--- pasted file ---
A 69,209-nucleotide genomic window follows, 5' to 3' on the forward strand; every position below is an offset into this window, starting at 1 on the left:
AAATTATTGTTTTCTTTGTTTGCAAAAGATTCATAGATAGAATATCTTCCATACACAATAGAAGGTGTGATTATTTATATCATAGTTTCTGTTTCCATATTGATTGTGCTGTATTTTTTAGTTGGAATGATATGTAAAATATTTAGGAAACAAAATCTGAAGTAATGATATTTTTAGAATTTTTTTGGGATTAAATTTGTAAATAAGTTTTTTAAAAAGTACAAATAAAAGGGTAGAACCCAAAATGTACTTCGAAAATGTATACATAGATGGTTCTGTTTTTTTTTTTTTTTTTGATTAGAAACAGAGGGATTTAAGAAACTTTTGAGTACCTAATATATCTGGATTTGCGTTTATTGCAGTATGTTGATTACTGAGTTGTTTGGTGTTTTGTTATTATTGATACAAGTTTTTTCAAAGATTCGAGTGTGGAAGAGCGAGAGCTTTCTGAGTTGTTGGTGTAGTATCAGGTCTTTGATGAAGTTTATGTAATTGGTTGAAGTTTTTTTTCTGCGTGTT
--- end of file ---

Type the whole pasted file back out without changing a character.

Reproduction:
A 69,209-nucleotide genomic window follows, 5' to 3' on the forward strand; every position below is an offset into this window, starting at 1 on the left:
AAATTATTGTTTTCTTTGTTTGCAAAAGATTCATAGATAGAATATCTTCCATACACAATAGAAGGTGTGATTATTTATATCATAGTTTCTGTTTCCATATTGATTGTGCTGTATTTTTTAGTTGGAATGATATGTAAAATATTTAGGAAACAAAATCTGAAGTAATGATATTTTTAGAATTTTTTTGGGATTAAATTTGTAAATAAGTTTTTTAAAAAGTACAAATAAAAGGGTAGAACCCAAAATGTACTTCGAAAATGTATACATAGATGGTTCTGTTTTTTTTTTTTTTTTTGATTAGAAACAGAGGGATTTAAGAAACTTTTGAGTACCTAATATATCTGGATTTGCGTTTATTGCAGTATGTTGATTACTGAGTTGTTTGGTGTTTTGTTATTATTGATACAAGTTTTTTCAAAGATTCGAGTGTGGAAGAGCGAGAGCTTTCTGAGTTGTTGGTGTAGTATCAGGTCTTTGATGAAGTTTATGTAATTGGTTGAAGTTTTTTTTCTGCGTGTT